We wrap up with Mac dropping the Cyber-Suit on a hillside right by the Am-Can Facility… figuring his old bosses will find it without much trouble. He does, however, decide to keep the Cybernetic Helmet that goes with it… which, more or less renders the armor unusable.
Another fine outing for the Alphas. Not all that much to it, outside of giving the Funko Pop an origin story, but I had a lot of fun with it.
One thing I probably could have done without was the “Danger Room” fake-out bit at the beginning. I mean, I get why they do this sort of thing… but, damned if it isn’t just so played out. Probably can’t fault it for being what it is… as, after all, it did get us where we needed to be. Just feel like we might’ve spent too many pages on it… especially considering how our “main feature” is truncated to fit in a back-up.
Marrina’s origin was… fine. Honestly, it could’a been anything… aliens, blood transfusion from an ugly fish, you name it. This was just as good as any… and doesn’t really give us a “final word” on who or what she is… all we know is where she came from. That’s good enough for me, as it allows for future stories to build of what has been established here. Her connection (if any) with The Master… I dunno… I don’t remember much of this run, so I’m hopeful this turns into something interesting. Though, “The Master” is kind of a meh baddie.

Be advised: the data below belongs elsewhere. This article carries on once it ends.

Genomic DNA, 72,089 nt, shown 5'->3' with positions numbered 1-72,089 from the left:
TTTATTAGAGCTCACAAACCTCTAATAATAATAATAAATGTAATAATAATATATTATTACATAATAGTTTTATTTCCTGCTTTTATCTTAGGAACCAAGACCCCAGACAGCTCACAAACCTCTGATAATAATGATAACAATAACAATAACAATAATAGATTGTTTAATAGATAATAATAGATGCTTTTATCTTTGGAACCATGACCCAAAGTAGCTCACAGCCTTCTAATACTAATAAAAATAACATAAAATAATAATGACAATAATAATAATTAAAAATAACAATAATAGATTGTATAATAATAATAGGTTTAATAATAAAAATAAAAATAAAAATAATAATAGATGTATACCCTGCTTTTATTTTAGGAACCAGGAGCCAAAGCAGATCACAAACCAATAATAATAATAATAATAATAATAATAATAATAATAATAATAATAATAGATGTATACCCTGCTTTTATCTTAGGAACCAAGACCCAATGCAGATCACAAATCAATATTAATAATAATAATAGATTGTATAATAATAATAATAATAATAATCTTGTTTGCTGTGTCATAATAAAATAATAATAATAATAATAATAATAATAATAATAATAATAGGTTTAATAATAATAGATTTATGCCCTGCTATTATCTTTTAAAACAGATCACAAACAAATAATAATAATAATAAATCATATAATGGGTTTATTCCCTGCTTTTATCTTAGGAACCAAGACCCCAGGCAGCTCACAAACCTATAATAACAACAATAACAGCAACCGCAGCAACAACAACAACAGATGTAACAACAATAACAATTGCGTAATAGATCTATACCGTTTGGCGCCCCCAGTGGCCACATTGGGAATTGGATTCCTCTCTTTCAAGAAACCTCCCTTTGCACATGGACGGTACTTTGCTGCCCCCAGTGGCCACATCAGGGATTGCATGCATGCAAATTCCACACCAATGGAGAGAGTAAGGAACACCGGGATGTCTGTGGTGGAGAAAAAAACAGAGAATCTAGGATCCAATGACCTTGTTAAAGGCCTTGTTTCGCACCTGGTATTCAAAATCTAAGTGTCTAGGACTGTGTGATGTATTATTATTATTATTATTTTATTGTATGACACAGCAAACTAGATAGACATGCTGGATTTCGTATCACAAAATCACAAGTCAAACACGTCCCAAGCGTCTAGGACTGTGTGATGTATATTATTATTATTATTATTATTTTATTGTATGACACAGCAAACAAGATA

In that classic pre-2000’s style, subplots keep bubblin’ away in the background, and boy howdy… do I appreciate that. Even if Snowbird’s civilian life isn’t the most exciting thing going, I was happy that we got to check in with her for a page here.
The backup feature was okay… though, I probably would have preferred that the pages had been allotted to the main feature instead. You know me, it takes a very special sort of back-up for me to really get excited… and, while this one did fill in some pre-history, I feel like it probably could have been told in a half-page flashback (and part of me feels like it eventually will).
Overall… while not quite as strong as the first issue… far stronger than it might’ve had any right to be! I’m still enjoying this revisit… and look forward to continuing my reread through this era of the series (whether or not they appear here at the site… I haven’t decided).
(Not the) Letters Page:
It’s always been funny to me how John Byrne would rail against the “superstar artists” of the 1990’s… when he was basically their predecessor!
0 thoughts on “Alpha Flight #2 (1983)”
The great thing about this first year of AF is that after the big battle in the first issue, we never see the whole team together again until issue 12. This allows Byrne to spotlight each and every member of AF in their own lead story. ( As well as everyone got a back up to let new readers know the characters backstories.) Byrne put so much characterization into every character that they begin to seem real and not 2 dimensional. I highly recommend reading the entire Byrne run on AF, but at least the first year.
I think you said it yesterday but this really is Byrne at his peak. Damn this art is fantastic.